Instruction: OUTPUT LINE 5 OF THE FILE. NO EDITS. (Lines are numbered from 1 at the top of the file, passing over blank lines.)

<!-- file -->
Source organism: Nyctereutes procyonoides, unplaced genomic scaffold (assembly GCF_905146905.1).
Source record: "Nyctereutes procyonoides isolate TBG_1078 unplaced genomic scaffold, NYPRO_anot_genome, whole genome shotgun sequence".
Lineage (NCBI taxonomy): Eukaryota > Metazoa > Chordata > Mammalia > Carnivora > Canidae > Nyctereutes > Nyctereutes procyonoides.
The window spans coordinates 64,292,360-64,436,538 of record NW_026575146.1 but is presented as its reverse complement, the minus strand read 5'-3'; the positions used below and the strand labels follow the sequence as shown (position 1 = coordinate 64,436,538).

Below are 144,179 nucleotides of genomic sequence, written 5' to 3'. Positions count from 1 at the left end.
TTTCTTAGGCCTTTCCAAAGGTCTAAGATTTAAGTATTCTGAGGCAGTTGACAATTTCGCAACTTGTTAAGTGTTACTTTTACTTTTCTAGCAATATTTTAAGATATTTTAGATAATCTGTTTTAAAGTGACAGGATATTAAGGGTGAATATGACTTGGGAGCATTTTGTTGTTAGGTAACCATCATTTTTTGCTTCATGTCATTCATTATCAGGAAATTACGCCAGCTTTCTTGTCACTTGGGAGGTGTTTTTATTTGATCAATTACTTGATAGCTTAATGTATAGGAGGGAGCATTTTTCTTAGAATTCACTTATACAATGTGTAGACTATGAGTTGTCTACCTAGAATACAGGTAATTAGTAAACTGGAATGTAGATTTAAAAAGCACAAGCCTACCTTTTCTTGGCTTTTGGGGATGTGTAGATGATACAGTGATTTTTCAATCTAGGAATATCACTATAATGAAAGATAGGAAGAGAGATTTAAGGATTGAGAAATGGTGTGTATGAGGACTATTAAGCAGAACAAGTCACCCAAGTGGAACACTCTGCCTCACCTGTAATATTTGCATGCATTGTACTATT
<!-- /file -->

Below are 144,179 nucleotides of genomic sequence, written 5' to 3'. Positions count from 1 at the left end.